Therefore if one is a producer, then the offer is fairly palatable. But does it always have to be about gains , regardless of sentiments and self respect, non parity in affiliate interests? For a distanced and impartial Indian citizen, the high handedness seems unacceptable. After all this is a highly lucrative deal for Pakistan as well. Its remunerative perhaps more than their own films have ever been . Then why the uppity demeanour?

If steps are being taken to bring the countries closer, forge cordial alliances, as Musharraf has often stridently proclaimed, then ‘baby steps’ after 60 years will lead us nowhere. And this surely is one mini, baby step..not devoid of acrimonious after effects and bitter taste in the mouth!

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  1. Thought provoking Kaveeta !

    We always accept whatever little dished out to us whether from U.S of A or then Pakistan. That will never change.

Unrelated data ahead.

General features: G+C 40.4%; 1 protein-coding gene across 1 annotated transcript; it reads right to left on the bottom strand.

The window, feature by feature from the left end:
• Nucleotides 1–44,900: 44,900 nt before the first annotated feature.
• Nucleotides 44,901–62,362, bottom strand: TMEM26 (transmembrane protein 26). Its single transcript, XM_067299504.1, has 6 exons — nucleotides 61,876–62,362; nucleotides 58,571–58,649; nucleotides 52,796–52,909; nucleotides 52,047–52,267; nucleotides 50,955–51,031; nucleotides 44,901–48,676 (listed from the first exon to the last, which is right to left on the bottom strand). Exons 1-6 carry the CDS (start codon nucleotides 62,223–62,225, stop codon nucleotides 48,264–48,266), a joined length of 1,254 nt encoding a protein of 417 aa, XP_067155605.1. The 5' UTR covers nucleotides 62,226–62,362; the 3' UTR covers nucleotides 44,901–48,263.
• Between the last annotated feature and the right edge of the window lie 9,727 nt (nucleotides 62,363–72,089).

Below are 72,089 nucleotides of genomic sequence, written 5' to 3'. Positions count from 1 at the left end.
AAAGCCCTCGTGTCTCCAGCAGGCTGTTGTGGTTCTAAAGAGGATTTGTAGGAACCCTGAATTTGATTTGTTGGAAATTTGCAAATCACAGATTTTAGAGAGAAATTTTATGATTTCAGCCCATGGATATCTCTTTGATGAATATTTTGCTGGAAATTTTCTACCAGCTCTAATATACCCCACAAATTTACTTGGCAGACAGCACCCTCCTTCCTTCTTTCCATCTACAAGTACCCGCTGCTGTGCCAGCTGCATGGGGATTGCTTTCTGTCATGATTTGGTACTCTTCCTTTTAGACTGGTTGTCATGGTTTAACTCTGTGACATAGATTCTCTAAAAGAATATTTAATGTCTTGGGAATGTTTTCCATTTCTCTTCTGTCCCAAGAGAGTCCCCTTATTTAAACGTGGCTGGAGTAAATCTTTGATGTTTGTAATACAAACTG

Comment by dilip — June 27, 2007 @ 3:08 pm | Reply

  2. Most of the times the first step, even in the right direction, needs a catalyst. Perhaps the Bhatt’s family background is one such catalyst. Nonetheless this change seems to be in the right direction. Now it seems more likely that someday, atleast from an economical perspective, the border between India and Pakistan will become completely porous. Hopefully thanks to this change, someday Mukesh Ambani will be able to sell more “Kela Silk” in Pakistan, and maybe then, with the incremental income he will be able to build another 60+ story building to spend some very private and personal moments (away from friend and family). The new building like the old building will ofcourse arouse a lot of envy from the Hoi Poi, but add to the economical activity of the region. Over all, this is good for India (& Pakistan and the region).